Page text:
Kunekune and Captain Cookers were the first pigs to be introduced to New Zealand. Some Captain Cookers were domesticated and bartered by Māori, but the vast majority lived in the wild. Pigs were greatly valued by Māori, this helped their population spread across New Zealand as Māori often gifted them to other tribes. They were kept in households to use up scraps of food, and this diet was supplemented with grain. The pigs were eventually killed for their meat. Feral pigs are pigs that are no longer farmed and have gone wild.
It is thought that Captain Cookers were introduced by James Cook on his first voyage to New Zealand, in 1769. Originating from the old English breeds of Tamworth, Berkshire and Large Black, Captain Cookers are the most prolific wild pigs in New Zealand.
There is debate over the origin of the Kunekune pig. Kune in Māori means ‘fat and round’, and these pigs are short-legged and sturdy, with a blunt, turned-up snout and two tassels hanging from the lower jaw. The only other pigs with such tassels are Polish breeds, and Kunekune may have come to New Zealand with American sealers as the breed known as Poland China – a combination of Polish and Chinese pigs. There are no Kunekune fossils dating from before the late 1700s, so they were probably introduced by Europeans rather than by early Polynesian settlers. The Polynesian ancestors of Māori brought pigs in their canoes, but it appears that none survived.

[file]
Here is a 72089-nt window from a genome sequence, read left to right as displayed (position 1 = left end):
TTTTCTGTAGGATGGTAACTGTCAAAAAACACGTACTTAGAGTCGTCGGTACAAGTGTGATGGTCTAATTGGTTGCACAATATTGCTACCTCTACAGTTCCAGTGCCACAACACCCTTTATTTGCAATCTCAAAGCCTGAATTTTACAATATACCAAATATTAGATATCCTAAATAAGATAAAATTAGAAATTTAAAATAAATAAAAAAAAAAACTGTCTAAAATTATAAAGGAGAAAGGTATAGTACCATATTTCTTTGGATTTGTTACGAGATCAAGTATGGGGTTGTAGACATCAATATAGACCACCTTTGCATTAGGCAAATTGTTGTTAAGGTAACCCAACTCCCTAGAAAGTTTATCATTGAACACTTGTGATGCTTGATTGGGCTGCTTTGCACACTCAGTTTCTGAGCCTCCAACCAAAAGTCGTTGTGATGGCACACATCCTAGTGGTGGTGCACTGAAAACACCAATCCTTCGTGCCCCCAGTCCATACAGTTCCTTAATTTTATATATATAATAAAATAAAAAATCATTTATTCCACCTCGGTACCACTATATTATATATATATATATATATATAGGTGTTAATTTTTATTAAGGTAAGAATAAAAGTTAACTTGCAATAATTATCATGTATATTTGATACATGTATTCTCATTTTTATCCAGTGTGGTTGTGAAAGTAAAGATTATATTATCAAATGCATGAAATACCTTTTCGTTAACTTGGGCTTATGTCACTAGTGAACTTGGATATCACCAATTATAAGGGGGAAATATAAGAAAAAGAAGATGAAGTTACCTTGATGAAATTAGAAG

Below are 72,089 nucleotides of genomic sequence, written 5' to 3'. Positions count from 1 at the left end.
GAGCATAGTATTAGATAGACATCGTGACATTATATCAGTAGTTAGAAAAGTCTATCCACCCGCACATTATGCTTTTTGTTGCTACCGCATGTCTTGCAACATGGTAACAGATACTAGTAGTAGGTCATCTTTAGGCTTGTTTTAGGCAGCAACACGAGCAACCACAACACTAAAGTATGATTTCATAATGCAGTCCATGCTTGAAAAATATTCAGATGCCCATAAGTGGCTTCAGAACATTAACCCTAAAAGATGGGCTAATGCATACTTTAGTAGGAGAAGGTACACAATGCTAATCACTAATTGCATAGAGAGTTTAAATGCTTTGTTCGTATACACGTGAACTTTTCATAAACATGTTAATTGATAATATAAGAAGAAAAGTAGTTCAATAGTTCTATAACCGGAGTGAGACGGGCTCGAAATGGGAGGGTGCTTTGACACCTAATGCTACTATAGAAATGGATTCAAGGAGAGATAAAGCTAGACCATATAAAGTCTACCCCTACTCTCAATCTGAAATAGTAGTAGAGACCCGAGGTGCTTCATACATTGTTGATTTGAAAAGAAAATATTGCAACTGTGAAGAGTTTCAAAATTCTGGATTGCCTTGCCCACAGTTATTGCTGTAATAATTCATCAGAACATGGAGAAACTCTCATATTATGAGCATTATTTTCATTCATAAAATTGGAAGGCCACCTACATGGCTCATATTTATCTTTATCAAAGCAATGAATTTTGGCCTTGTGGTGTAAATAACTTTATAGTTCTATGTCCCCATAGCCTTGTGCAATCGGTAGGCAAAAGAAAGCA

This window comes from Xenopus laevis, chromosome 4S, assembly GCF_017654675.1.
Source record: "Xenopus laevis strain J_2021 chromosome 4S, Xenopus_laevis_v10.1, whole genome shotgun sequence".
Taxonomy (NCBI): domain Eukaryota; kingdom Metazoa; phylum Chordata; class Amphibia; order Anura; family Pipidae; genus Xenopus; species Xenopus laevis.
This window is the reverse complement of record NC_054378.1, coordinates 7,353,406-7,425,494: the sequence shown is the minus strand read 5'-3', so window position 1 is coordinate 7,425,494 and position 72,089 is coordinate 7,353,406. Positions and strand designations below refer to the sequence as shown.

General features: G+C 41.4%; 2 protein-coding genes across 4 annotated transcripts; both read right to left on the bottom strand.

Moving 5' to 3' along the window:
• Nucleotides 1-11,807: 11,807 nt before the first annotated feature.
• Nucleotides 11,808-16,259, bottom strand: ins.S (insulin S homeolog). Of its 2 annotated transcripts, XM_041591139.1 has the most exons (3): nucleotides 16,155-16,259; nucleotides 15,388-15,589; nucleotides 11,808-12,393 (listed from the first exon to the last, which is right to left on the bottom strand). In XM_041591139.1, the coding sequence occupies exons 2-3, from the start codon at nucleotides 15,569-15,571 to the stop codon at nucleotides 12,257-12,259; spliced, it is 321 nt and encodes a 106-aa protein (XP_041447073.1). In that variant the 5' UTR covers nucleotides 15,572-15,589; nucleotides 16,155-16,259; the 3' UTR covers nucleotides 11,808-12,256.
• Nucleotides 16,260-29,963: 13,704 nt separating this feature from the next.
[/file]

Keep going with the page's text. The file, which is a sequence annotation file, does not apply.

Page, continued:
Kunekune are friendly, they learn quickly, will eat anything, and come in a range of colours, including black, tortoiseshell, ginger and smoky blue. They are becoming popular around the world as pets.
The true origin of the feral pigs of Arapawa Island in the Marlborough Sounds is not known. They may descend from animals released there by Captain James Cook in 1773 and 1777.
The pig competition at the New Zealand Agricultural Show is fun and encourages people to grow pigs for the competition and dress up in theme. The BBA Competition has been running since 2014 and has since become the premier pig competition at The Show.